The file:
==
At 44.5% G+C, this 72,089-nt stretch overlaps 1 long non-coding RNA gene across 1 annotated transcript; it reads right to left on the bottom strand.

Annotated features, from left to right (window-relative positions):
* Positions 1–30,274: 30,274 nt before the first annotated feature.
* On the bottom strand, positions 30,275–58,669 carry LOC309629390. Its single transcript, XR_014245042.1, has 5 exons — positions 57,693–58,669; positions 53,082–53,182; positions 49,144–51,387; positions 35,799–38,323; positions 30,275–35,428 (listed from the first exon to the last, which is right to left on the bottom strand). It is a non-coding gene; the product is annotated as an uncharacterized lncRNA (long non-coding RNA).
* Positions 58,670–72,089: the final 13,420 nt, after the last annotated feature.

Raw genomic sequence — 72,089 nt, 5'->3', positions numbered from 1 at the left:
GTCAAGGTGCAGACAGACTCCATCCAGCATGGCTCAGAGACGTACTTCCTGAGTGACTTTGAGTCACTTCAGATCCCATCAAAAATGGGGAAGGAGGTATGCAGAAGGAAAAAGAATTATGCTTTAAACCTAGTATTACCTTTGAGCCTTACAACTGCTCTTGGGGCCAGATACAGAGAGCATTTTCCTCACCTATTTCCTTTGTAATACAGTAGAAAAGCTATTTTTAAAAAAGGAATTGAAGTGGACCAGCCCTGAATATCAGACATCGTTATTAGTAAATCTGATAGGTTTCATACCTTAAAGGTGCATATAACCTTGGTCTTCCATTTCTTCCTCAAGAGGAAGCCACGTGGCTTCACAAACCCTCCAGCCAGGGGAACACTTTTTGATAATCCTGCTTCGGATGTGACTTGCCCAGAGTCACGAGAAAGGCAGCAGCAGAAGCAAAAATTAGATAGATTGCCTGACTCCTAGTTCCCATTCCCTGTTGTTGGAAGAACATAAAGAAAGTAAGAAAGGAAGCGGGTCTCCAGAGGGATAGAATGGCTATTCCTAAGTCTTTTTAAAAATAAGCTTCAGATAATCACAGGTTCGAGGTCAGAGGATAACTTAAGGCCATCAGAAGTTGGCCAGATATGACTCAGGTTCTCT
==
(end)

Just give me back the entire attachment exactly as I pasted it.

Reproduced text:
At 44.5% G+C, this 72,089-nt stretch overlaps 1 long non-coding RNA gene across 1 annotated transcript; it reads right to left on the bottom strand.

Annotated features, from left to right (window-relative positions):
* Positions 1–30,274: 30,274 nt before the first annotated feature.
* On the bottom strand, positions 30,275–58,669 carry LOC309629390. Its single transcript, XR_014245042.1, has 5 exons — positions 57,693–58,669; positions 53,082–53,182; positions 49,144–51,387; positions 35,799–38,323; positions 30,275–35,428 (listed from the first exon to the last, which is right to left on the bottom strand). It is a non-coding gene; the product is annotated as an uncharacterized lncRNA (long non-coding RNA).
* Positions 58,670–72,089: the final 13,420 nt, after the last annotated feature.

Raw genomic sequence — 72,089 nt, 5'->3', positions numbered from 1 at the left:
GTCAAGGTGCAGACAGACTCCATCCAGCATGGCTCAGAGACGTACTTCCTGAGTGACTTTGAGTCACTTCAGATCCCATCAAAAATGGGGAAGGAGGTATGCAGAAGGAAAAAGAATTATGCTTTAAACCTAGTATTACCTTTGAGCCTTACAACTGCTCTTGGGGCCAGATACAGAGAGCATTTTCCTCACCTATTTCCTTTGTAATACAGTAGAAAAGCTATTTTTAAAAAAGGAATTGAAGTGGACCAGCCCTGAATATCAGACATCGTTATTAGTAAATCTGATAGGTTTCATACCTTAAAGGTGCATATAACCTTGGTCTTCCATTTCTTCCTCAAGAGGAAGCCACGTGGCTTCACAAACCCTCCAGCCAGGGGAACACTTTTTGATAATCCTGCTTCGGATGTGACTTGCCCAGAGTCACGAGAAAGGCAGCAGCAGAAGCAAAAATTAGATAGATTGCCTGACTCCTAGTTCCCATTCCCTGTTGTTGGAAGAACATAAAGAAAGTAAGAAAGGAAGCGGGTCTCCAGAGGGATAGAATGGCTATTCCTAAGTCTTTTTAAAAATAAGCTTCAGATAATCACAGGTTCGAGGTCAGAGGATAACTTAAGGCCATCAGAAGTTGGCCAGATATGACTCAGGTTCTCT